# How to find apparent weight?

Is there a universal formula for finding the apparent weight of an object in a particular situation? I heard that it is the net of all forces acting on the object in the vertical direction? Is this true? If so, then please elaborate further. (NOTE: By apparent weight, I mean the reading of a weighing scale if a body were to stand on it while the whole system was in an accelerating frame.)

• You've answered your own question. What a weighing scale actually shows you is the normal force on the soles of your shoes. "Sum of all forces" makes no sense. If I am standing still in my kitchen the sum of all forces is zero. Commented Dec 31, 2021 at 16:11

Is there a universal formula for finding the apparent weight of an object in a particular situation?

No, there is no universal formula to calculate the apparent weight. It all depends on the situation and how you set the definition for the apparent weight.

The problem is that, to the best of my knowledge, there is no formal definition for the apparent weight. See related discussion: Is there a formal definition for apparent weight?

I heard that it is the net of all forces acting on the object in the vertical direction? Is this true?

Not true. The net force on the object standing still on the ground is zero. Your definition implies its’s (apparent) weight is zero, which is not true.

The most important thing is to set the definition for the apparent weight. I will discuss here three different scenarios, each with different definition. Once we set the definition, the apparent weight is easily calculated from the free-body diagram.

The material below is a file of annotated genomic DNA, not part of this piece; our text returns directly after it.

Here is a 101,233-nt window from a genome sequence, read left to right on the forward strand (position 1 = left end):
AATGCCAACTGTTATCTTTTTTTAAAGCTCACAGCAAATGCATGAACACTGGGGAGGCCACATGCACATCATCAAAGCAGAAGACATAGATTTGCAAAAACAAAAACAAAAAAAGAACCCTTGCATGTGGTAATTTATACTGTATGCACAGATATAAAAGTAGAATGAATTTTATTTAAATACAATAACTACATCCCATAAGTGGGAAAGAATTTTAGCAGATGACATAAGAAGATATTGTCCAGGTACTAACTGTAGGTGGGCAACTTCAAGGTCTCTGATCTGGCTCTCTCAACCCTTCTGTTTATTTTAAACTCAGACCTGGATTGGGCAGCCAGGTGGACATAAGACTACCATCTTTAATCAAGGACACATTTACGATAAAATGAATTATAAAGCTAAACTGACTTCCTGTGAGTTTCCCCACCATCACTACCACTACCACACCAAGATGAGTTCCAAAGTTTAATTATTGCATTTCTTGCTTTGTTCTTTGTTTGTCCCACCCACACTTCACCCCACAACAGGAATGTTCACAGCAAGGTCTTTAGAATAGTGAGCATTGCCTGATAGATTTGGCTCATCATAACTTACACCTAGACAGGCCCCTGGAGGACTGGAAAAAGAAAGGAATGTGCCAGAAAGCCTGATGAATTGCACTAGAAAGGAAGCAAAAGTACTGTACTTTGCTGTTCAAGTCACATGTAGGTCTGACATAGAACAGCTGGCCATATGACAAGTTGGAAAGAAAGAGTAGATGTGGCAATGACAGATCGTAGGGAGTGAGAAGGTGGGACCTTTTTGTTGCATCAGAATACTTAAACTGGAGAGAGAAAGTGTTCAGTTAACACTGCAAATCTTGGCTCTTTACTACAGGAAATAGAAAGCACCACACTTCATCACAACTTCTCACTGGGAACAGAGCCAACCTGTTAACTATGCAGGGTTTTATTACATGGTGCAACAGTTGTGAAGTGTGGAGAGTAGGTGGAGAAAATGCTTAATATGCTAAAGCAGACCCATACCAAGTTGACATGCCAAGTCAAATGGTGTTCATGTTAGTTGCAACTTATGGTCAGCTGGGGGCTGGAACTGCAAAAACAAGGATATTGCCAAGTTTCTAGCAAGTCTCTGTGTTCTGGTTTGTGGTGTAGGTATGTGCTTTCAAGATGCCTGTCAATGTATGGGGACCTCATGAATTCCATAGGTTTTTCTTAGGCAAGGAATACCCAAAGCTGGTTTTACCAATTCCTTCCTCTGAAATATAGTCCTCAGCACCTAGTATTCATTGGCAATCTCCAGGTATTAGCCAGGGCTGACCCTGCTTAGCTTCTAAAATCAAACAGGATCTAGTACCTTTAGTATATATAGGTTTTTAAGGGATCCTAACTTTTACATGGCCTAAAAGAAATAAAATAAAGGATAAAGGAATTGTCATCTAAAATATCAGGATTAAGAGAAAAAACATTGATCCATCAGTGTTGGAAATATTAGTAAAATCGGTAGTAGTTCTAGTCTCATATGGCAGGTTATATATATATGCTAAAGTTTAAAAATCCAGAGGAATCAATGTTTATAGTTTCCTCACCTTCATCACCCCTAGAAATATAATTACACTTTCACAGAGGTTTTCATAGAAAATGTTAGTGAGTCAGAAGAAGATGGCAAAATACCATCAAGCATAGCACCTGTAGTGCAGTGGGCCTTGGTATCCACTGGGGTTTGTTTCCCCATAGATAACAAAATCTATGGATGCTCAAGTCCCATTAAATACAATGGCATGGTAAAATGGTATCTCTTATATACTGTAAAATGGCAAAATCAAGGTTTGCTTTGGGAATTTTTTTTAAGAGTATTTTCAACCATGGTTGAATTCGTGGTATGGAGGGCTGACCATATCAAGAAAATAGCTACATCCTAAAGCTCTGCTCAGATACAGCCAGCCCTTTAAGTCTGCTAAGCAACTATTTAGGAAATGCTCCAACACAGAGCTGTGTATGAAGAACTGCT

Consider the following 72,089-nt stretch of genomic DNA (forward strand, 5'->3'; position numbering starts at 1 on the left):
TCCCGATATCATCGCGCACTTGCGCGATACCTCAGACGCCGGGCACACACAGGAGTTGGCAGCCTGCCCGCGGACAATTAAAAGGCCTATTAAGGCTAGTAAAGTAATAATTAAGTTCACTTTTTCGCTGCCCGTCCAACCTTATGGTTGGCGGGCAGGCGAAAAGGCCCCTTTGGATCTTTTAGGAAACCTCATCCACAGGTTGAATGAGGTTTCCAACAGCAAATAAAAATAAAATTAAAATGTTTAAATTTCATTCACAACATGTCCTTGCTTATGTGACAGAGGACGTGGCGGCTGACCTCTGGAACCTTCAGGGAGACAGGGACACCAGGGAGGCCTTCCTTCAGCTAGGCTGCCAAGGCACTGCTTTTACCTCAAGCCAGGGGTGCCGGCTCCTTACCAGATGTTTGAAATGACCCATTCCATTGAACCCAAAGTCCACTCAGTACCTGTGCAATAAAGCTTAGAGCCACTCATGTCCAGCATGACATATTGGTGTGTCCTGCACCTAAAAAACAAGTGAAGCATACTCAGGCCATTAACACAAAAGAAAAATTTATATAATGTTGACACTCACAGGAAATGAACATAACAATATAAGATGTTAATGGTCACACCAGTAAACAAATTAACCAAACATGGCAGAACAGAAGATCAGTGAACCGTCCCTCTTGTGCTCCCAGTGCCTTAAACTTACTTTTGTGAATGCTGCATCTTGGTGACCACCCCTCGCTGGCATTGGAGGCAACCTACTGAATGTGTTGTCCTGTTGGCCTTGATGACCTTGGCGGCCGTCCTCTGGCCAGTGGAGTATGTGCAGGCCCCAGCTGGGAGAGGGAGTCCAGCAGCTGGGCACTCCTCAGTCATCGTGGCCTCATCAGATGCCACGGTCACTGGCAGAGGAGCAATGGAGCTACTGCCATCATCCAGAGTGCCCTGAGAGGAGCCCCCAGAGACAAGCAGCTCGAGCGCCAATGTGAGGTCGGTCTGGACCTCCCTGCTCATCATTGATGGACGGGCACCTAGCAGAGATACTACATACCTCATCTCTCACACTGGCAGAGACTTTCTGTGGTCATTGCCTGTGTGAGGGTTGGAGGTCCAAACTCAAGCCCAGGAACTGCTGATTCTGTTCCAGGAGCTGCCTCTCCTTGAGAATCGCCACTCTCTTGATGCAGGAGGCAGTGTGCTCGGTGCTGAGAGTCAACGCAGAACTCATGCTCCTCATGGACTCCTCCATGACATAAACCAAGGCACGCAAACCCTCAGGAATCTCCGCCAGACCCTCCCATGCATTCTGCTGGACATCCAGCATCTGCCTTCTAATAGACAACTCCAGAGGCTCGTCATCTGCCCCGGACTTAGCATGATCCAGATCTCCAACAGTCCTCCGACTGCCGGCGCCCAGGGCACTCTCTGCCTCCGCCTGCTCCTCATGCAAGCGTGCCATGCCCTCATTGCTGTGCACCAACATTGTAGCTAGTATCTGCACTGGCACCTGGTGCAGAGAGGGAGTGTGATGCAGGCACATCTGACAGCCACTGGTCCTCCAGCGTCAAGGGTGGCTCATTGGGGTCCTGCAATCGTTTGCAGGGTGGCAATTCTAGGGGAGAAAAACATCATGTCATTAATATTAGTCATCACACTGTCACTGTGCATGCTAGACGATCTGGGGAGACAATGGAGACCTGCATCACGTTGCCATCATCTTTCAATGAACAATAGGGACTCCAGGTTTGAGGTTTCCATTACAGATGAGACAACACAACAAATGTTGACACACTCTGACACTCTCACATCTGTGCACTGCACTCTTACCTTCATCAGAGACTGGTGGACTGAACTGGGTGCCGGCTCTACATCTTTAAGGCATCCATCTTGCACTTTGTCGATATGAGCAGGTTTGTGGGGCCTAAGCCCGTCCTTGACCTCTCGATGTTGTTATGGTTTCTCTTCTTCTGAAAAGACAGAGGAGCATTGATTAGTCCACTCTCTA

If so, then please elaborate further.

Let's consider scenarios when object is (i) on the floor, (ii) in free fall, and (iii) in a fluid.

Object on the floor

The apparent weight is usually defined as the force that the floor exerts on the body. This is somewhat intuitive since this is what a scale would show if the object was standing on one.

Now let's consider the most general scenario - an object in an elevator that moves (accelerates) upwards or downwards. For a person standing on the ground (inertial reference frame), the net force acting on the object in the elevator is:

$$F_\text{net} = m \cdot a \tag 1$$

where $$m$$ is mass of the object. Note that the mass is property of a body which does not depend on the frame of reference.

The free-body diagram would show that there are only two forces exerted on the object: (i) force that elevator floor exerts on the object $$F_\text{f/o}$$ in upward direction, and (ii) gravitational force that Earth exerts on the object $$F_\text{e/o}$$ in downward direction:

$$F_\text{f/o} - F_\text{e/o} = F_\text{net}$$

where positive acceleration $$a$$ is taken to be in upward direction, and the gravitational force is

$$F_\text{e/o} = m \cdot g$$

The apparent weight equals $$F_\text{f/o}$$ force which is

$$F_\text{f/o} = F_\text{net} + F_\text{e/o} = m \cdot (g + a)$$

When the elevator accelerates:

• upwards at $$a = g$$ the apparent weight is $$2mg$$
• downwards at $$a = g$$ the apparent weight is zero (free fall)
• downwards at $$a = 2g$$ the apparent weight is $$-mg$$. The negative sign implies that $$F_\text{f/o}$$ is in the opposite direction to our convention. In other words, the object is on the elevator ceiling and its apparent weight is $$mg$$.

Object in free fall

The apparent weight is usually defined such that the apparent weight of an object in free fall is zero. Note that this is very loose definition when we consider the free fall with drag!

When the body just starts falling, the velocity is zero and the free body diagram would show only one force acting on the object - gravitational force that pulls the object down. The velocity starts increasing and the drag starts acting on the object which will eventually be equal in magnitude an opposite in direction to the gravitational force. When this happens, the object's acceleration drops to zero and the object remains falling at the terminal velocity. See related discussion: https://physics.stackexchange.com/a/681282/149541